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William Shakespeare Short Poems

Famous Short William Shakespeare Poems. Short poetry by famous poet William Shakespeare. A collection of the all-time best William Shakespeare short poems


by William Shakespeare
 Over hill, over dale,
Thorough bush, thorough brier,
Over park, over pale,
Thorough flood, thorough fire!
I do wander everywhere,
Swifter than the moon's sphere;
And I serve the Fairy Queen,
To dew her orbs upon the green;
The cowslips tall her pensioners be;
In their gold coats spots you see;
Those be rubies, fairy favours;
In those freckles live their savours;
I must go seek some dewdrops here,
And hang a pearl in every cowslip's ear.



by William Shakespeare
 O mistress mine, where are you roaming? 
O stay and hear! your true-love's coming 
That can sing both high and low; 
Trip no further, pretty sweeting, 
Journey's end in lovers' meeting-- 
Every wise man's son doth know.
What is love? 'tis not hereafter; Present mirth hath present laughter; What's to come is still unsure: In delay there lies no plenty,-- Then come kiss me, Sweet and twenty, Youth's a stuff will not endure.

by William Shakespeare
 Under the greenwood tree
Who loves to lie with me,
And turn his merry note
Unto the sweet bird's throat,
Come hither, come hither, come hither:
Here shall he see
No enemy
But winter and rough weather.
Who doth ambition shun, And loves to live i' the sun, Seeking the food he eats, And pleas'd with what he gets, Come hither, come hither, come hither: Here shall he see No enemy But winter and rough weather.

by William Shakespeare
 Hark! hark! the lark at heaven's gate sings,
And Phoebus 'gins arise,
His steeds to water at those springs
On chalic'd flowers that lies;
And winking Mary-buds begin
To ope their golden eyes;
With everything that pretty is,
My lady sweet, arise:
Arise, arise!

Aubade  Create an image from this poem
by William Shakespeare
 HARK! hark! the lark at heaven's gate sings, 
 And Phoebus 'gins arise, 
His steeds to water at those springs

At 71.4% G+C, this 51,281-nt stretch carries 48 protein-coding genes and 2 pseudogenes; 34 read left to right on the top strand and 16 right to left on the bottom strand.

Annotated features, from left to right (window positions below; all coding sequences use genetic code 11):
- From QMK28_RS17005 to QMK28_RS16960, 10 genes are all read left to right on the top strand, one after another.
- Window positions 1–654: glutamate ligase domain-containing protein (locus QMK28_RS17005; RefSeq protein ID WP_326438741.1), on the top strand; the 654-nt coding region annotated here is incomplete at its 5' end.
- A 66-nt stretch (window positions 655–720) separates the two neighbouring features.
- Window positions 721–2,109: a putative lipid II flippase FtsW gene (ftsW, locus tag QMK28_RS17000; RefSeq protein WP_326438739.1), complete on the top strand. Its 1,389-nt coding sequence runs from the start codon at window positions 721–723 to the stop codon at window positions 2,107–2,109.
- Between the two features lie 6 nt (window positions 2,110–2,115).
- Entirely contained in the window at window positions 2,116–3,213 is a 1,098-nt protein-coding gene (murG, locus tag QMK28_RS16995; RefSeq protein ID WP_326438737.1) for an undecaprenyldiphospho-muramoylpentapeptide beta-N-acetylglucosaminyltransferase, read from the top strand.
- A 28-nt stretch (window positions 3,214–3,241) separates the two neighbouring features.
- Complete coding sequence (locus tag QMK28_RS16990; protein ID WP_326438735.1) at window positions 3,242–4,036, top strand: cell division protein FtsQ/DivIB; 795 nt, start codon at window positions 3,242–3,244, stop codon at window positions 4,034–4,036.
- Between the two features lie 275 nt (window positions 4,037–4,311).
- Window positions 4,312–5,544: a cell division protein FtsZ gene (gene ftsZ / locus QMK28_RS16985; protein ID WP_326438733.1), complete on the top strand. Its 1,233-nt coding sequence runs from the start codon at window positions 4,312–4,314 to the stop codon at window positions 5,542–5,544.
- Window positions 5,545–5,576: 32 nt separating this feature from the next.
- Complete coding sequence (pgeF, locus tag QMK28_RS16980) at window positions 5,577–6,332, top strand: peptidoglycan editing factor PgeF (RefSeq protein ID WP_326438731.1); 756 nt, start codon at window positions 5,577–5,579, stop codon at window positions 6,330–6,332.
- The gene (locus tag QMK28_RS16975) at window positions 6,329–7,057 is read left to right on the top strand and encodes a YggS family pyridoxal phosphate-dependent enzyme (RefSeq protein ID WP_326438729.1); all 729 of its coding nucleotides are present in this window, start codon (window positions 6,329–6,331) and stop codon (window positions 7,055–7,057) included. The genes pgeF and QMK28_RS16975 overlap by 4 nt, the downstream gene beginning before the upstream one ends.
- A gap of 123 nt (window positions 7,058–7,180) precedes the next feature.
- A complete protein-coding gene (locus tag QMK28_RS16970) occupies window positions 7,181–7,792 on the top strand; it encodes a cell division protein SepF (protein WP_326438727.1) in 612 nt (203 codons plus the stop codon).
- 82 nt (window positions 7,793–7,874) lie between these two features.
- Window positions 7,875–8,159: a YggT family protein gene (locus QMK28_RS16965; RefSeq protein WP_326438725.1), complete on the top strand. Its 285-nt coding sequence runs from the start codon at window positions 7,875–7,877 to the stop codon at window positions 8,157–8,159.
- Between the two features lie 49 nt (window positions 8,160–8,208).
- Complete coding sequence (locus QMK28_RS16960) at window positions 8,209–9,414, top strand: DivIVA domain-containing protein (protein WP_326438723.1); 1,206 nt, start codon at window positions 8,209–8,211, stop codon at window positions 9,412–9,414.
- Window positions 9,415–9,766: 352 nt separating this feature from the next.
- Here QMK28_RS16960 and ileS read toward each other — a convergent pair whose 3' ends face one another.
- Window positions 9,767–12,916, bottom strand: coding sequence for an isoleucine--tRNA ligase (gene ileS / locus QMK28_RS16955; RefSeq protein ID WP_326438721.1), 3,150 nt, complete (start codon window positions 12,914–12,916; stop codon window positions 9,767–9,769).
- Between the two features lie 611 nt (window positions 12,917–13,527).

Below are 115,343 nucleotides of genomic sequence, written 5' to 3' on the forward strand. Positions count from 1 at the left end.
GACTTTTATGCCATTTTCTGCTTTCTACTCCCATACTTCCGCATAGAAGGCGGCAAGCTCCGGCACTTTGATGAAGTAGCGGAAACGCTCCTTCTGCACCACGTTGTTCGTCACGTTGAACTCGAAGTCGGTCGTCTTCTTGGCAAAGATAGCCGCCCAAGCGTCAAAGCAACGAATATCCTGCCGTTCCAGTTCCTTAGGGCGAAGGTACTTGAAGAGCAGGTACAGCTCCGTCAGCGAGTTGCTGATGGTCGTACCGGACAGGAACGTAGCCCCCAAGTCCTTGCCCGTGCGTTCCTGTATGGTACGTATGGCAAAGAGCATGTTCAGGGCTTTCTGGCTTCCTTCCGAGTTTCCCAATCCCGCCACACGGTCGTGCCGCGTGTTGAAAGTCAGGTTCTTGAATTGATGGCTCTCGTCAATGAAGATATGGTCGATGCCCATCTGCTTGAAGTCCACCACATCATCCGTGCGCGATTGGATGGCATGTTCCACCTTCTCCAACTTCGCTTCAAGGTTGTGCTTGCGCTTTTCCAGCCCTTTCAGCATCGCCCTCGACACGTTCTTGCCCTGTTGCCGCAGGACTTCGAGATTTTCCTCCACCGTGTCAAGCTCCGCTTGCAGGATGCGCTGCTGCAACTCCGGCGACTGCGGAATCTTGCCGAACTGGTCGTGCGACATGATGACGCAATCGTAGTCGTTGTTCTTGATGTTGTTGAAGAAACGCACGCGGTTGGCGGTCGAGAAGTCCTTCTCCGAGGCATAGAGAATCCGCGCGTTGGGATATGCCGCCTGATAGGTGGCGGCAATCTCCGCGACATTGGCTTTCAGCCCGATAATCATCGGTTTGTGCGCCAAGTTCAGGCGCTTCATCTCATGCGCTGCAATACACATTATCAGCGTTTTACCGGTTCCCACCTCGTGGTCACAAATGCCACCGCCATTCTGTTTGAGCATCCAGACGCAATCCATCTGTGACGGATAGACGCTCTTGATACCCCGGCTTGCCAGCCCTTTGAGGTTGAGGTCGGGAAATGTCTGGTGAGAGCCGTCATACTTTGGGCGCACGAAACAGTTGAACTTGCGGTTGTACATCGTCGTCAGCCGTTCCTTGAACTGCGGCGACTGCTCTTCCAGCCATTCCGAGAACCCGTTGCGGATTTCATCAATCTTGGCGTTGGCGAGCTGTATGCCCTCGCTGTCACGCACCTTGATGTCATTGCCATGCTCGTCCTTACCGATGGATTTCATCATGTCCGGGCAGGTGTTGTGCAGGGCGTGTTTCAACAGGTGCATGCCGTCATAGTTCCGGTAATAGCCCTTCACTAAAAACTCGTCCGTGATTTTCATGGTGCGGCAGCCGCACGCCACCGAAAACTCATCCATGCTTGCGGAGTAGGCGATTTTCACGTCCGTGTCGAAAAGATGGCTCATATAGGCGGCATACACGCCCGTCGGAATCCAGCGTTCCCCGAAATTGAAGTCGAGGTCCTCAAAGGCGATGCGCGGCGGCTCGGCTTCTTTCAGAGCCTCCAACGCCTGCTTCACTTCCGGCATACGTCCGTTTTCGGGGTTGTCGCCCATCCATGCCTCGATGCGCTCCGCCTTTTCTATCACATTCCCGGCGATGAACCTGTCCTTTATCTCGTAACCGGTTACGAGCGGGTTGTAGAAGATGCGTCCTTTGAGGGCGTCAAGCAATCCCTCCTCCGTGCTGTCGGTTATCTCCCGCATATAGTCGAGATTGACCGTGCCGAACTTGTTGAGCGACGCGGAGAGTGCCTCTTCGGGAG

On chaliced flowers that lies; 
And winking Mary-buds begin 
 To ope their golden eyes: 
With everything that pretty bin, 
 My lady sweet, arise! 
 Arise, arise!

by William Shakespeare
 URNS and odours bring away! 
 Vapours, sighs, darken the day! 
Our dole more deadly looks than dying; 
 Balms and gums and heavy cheers, 
 Sacred vials fill'd with tears, 
And clamours through the wild air flying! 

 Come, all sad and solemn shows, 
 That are quick-eyed Pleasure's foes! 
 We convent naught else but woes.

Silvia  Create an image from this poem
by William Shakespeare
 WHO is Silvia? What is she? 
 That all our swains commend her? 
Holy, fair, and wise is she; 
 The heaven such grace did lend her, 
That she might admired be.
Is she kind as she is fair? For beauty lives with kindness: Love doth to her eyes repair, To help him of his blindness; And, being help'd, inhabits there.
Then to Silvia let us sing, That Silvia is excelling; She excels each mortal thing Upon the dull earth dwelling: To her let us garlands bring.



by William Shakespeare
 WHERE the bee sucks, there suck I: 
In a cowslip's bell I lie; 
There I couch when owls do cry.
On the bat's back I do fly After summer merrily: Merrily, merrily, shall I live now, Under the blossom that hangs on the bough.

by William Shakespeare
 In faith, I do not love thee with mine eyes,
For they in thee a thousand errors note;
But 'tis my heart that loves what they despise,
Who in despite of view is pleased to dote;

by William Shakespeare
 Orpheus with his lute made trees,
And the mountain tops that freeze,
Bow themselves, when he did sing:
To his music plants and flowers
Ever sprung; as sun and showers
There had made a lasting spring.
Everything that heard him play, Even the billows of the sea, Hung their heads, and then lay by.
In sweet music is such art, Killing care and grief of heart Fall asleep, or hearing, die.

by William Shakespeare
 FULL fathom five thy father lies; 
Of his bones are coral made; 
Those are pearls that were his eyes: 
 Nothing of him that doth fade, 
But doth suffer a sea-change 
Into something rich and strange.
Sea-nymphs hourly ring his knell: Ding-dong.
Hark! now I hear them-- Ding-dong, bell!

by William Shakespeare
 COME unto these yellow sands, 
 And then take hands: 
Court'sied when you have, and kiss'd,-- 
 The wild waves whist,-- 
Foot it featly here and there; 
And, sweet sprites, the burthen bear.
Hark, hark! Bow, wow, The watch-dogs bark: Bow, wow.
Hark, hark! I hear The strain of strutting chanticleer Cry, Cock-a-diddle-dow!

by William Shakespeare
 TAKE, O take those lips away, 
 That so sweetly were forsworn; 
And those eyes, the break of day, 
 Lights that do mislead the morn! 
But my kisses bring again, 
 Bring again; 
Seals of love, but seal'd in vain, 
 Seal'd in vain!

by William Shakespeare
 O MISTRESS mine, where are you roaming? 
O, stay and hear! your true love 's coming, 
 That can sing both high and low: 
Trip no further, pretty sweeting; 
Journeys end in lovers meeting, 
 Every wise man's son doth know.
What is love? 'tis not hereafter; Present mirth hath present laughter; What 's to come is still unsure: In delay there lies no plenty; Then come kiss me, sweet-and-twenty! Youth 's a stuff will not endure.